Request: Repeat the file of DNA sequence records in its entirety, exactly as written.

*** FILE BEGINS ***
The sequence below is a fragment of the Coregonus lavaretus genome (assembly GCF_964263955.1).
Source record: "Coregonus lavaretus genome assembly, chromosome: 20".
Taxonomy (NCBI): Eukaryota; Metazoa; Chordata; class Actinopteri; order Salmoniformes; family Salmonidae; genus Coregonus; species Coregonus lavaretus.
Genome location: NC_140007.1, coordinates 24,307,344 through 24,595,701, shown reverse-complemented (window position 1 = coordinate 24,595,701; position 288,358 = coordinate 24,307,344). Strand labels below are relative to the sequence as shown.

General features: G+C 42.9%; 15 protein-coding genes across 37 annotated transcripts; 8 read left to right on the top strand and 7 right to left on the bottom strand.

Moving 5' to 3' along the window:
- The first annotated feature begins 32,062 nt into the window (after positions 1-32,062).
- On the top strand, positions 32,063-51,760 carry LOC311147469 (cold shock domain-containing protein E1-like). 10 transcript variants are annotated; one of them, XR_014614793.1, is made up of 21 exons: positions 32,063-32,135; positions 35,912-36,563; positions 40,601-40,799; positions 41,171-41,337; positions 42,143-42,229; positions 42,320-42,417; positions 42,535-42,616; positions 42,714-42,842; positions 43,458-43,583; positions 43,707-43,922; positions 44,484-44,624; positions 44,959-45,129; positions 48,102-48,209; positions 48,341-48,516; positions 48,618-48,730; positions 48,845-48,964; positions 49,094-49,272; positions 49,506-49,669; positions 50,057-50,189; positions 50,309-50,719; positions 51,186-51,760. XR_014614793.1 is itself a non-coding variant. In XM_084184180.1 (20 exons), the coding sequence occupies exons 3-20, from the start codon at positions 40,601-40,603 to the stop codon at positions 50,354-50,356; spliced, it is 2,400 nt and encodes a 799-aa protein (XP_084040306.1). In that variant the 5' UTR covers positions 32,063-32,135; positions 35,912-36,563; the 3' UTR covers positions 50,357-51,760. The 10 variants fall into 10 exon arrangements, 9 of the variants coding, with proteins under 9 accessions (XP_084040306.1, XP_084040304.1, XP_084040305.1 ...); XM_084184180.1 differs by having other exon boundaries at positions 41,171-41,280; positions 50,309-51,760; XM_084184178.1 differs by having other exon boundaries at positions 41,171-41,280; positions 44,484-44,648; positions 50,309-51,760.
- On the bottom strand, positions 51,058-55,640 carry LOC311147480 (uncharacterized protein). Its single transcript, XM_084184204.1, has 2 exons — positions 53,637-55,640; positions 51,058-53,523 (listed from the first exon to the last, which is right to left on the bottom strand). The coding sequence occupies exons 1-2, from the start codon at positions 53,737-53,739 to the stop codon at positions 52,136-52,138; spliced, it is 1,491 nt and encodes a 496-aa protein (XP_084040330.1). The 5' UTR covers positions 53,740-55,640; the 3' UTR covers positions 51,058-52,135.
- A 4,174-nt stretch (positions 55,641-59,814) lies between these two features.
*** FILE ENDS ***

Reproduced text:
The sequence below is a fragment of the Coregonus lavaretus genome (assembly GCF_964263955.1).
Source record: "Coregonus lavaretus genome assembly, chromosome: 20".
Taxonomy (NCBI): Eukaryota; Metazoa; Chordata; class Actinopteri; order Salmoniformes; family Salmonidae; genus Coregonus; species Coregonus lavaretus.
Genome location: NC_140007.1, coordinates 24,307,344 through 24,595,701, shown reverse-complemented (window position 1 = coordinate 24,595,701; position 288,358 = coordinate 24,307,344). Strand labels below are relative to the sequence as shown.

General features: G+C 42.9%; 15 protein-coding genes across 37 annotated transcripts; 8 read left to right on the top strand and 7 right to left on the bottom strand.

Moving 5' to 3' along the window:
- The first annotated feature begins 32,062 nt into the window (after positions 1-32,062).
- On the top strand, positions 32,063-51,760 carry LOC311147469 (cold shock domain-containing protein E1-like). 10 transcript variants are annotated; one of them, XR_014614793.1, is made up of 21 exons: positions 32,063-32,135; positions 35,912-36,563; positions 40,601-40,799; positions 41,171-41,337; positions 42,143-42,229; positions 42,320-42,417; positions 42,535-42,616; positions 42,714-42,842; positions 43,458-43,583; positions 43,707-43,922; positions 44,484-44,624; positions 44,959-45,129; positions 48,102-48,209; positions 48,341-48,516; positions 48,618-48,730; positions 48,845-48,964; positions 49,094-49,272; positions 49,506-49,669; positions 50,057-50,189; positions 50,309-50,719; positions 51,186-51,760. XR_014614793.1 is itself a non-coding variant. In XM_084184180.1 (20 exons), the coding sequence occupies exons 3-20, from the start codon at positions 40,601-40,603 to the stop codon at positions 50,354-50,356; spliced, it is 2,400 nt and encodes a 799-aa protein (XP_084040306.1). In that variant the 5' UTR covers positions 32,063-32,135; positions 35,912-36,563; the 3' UTR covers positions 50,357-51,760. The 10 variants fall into 10 exon arrangements, 9 of the variants coding, with proteins under 9 accessions (XP_084040306.1, XP_084040304.1, XP_084040305.1 ...); XM_084184180.1 differs by having other exon boundaries at positions 41,171-41,280; positions 50,309-51,760; XM_084184178.1 differs by having other exon boundaries at positions 41,171-41,280; positions 44,484-44,648; positions 50,309-51,760.
- On the bottom strand, positions 51,058-55,640 carry LOC311147480 (uncharacterized protein). Its single transcript, XM_084184204.1, has 2 exons — positions 53,637-55,640; positions 51,058-53,523 (listed from the first exon to the last, which is right to left on the bottom strand). The coding sequence occupies exons 1-2, from the start codon at positions 53,737-53,739 to the stop codon at positions 52,136-52,138; spliced, it is 1,491 nt and encodes a 496-aa protein (XP_084040330.1). The 5' UTR covers positions 53,740-55,640; the 3' UTR covers positions 51,058-52,135.
- A 4,174-nt stretch (positions 55,641-59,814) lies between these two features.